NewsFormer CIA head Petraeus warns of broader Russian aggression, urges quick aid for Ukraine

Former CIA head Petraeus warns of broader Russian aggression, urges quick aid for Ukraine

The war in Ukraine has been going on for two years, the Russians can still win it.
The war in Ukraine has been going on for two years, the Russians can still win it.
Images source: © Getty Images | Anadolu
6:26 AM EST, January 8, 2024

"The question is not whether we should help Ukraine, but when and how quickly," asserts General Petraeus. As both the former head of the CIA between 2011 and 2012, and a commander of American troops in Iraq and Afghanistan, he is confident that Congress will soon ratify an assistance package for Ukraine, which is currently fighting an enemy force.

Indeed, the General feels that the proposed support amount—which has been discussed to be roughly $44 billion, possibly more—is paltry compared to the American defense budget. He believes this amount could significantly impact the war's outcome and help halt the Russians before a natural disaster occurs.

Should Russia claim victory in Ukraine, the General is confident that other countries would be next in line for attack.

The battle in Ukraine has raged for two years now, and despite Russians' continual assault, which Petraeus has described as "brutal and completely unprovoked," Ukrainian forces have weathered the storm to some degree. However, as the Ukrainians' counteroffensive in the east has stagnated, the Russian threat is reemerging.

This is partly due to decreased support from the West and an increased mobilization of Russia.

"We must help Ukraine prevail. If we allow Russia to achieve their goals, they could soon move against Moldova, possibly the Baltic countries, and other targets," General Petraeus warned during an interview on CNN. He also confirmed that supporting Ukraine would not necessarily be a costly endeavor.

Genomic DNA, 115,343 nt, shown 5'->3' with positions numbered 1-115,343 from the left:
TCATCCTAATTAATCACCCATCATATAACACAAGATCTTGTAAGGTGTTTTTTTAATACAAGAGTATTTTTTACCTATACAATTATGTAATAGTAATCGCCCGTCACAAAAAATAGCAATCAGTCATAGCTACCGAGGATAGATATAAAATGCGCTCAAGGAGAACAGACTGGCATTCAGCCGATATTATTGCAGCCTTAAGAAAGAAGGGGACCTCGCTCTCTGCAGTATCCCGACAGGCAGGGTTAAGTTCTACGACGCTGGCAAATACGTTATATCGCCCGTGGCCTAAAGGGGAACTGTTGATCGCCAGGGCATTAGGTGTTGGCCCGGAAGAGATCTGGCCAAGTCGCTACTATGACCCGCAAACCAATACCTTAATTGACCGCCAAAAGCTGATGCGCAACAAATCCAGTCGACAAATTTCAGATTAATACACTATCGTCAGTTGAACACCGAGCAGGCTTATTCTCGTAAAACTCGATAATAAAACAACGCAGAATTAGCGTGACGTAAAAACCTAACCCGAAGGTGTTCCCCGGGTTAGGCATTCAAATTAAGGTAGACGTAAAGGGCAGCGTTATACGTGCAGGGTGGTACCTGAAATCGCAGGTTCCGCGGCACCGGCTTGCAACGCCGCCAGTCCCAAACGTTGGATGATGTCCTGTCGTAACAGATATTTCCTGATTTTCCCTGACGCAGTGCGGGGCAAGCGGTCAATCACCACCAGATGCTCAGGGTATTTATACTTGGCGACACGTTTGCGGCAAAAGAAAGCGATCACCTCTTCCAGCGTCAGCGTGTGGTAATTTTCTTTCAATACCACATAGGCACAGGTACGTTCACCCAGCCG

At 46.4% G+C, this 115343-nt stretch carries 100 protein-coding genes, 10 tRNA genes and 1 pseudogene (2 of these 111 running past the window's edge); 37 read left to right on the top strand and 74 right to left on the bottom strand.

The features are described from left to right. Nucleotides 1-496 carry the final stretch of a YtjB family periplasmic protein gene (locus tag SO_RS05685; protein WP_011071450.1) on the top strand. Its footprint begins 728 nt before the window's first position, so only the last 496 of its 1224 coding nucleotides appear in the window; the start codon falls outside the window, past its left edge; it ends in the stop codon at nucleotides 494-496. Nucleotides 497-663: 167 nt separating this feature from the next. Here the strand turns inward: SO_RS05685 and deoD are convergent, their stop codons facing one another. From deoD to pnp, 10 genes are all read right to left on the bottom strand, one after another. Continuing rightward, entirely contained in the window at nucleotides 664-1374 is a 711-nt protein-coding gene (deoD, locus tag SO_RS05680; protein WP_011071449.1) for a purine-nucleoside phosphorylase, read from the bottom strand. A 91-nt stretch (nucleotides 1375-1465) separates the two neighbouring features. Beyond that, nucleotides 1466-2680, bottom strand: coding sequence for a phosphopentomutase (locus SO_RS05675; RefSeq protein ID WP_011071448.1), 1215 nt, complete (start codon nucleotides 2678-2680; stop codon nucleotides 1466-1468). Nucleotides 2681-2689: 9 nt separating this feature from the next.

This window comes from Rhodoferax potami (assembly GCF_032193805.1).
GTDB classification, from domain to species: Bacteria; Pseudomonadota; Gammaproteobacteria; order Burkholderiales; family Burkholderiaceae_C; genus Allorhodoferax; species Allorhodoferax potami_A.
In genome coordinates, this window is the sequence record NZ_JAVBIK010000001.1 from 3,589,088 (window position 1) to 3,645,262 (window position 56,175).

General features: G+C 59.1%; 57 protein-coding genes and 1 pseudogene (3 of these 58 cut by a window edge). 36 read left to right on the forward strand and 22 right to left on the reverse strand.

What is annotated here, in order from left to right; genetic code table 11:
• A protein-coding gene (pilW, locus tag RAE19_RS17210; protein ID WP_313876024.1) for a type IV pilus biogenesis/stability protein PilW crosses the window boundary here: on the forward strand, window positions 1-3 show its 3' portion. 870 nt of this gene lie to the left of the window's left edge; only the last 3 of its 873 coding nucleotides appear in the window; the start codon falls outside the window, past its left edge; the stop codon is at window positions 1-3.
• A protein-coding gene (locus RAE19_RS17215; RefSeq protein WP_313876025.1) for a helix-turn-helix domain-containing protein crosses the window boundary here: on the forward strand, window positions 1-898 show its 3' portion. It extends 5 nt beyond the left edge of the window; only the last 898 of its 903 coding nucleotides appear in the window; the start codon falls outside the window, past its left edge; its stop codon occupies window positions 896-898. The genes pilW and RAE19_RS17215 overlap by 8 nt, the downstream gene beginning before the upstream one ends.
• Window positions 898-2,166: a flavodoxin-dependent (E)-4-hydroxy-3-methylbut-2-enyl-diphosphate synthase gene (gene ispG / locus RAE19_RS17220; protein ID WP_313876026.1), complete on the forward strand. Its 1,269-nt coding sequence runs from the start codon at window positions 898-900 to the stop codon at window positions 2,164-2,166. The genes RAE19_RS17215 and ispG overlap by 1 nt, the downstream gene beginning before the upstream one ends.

The discussed assistance package is estimated to be around $44 billion.

While General Petraeus acknowledges this is a significant sum, he contends that it pales compared to the entirety of the United States defense budget. Pulling from his professional expertise, he believes a relatively low-cost intervention could stop the Russians. However, if Ukraine were to lose this war, Moscow may go on the offensive again, and the situation would then become much more complex.

He points to Moldova, the Baltic countries, or others on NATO's eastern flank as potential targets. This could necessitate the deployment of substantial U.S. Army forces in Europe, possibly resulting in a far more serious and bloody conflict—and consequently, billions of dollars spent to combat Vladimir Putin's army. Petraeus, however, remains hopeful that Republicans and Democrats will agree in Congress and provide assistance to Kyiv.

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If this doesn't occur, the repercussions could be severe. "Russia will not stop. We need to act now," emphasizes the decorated officer.

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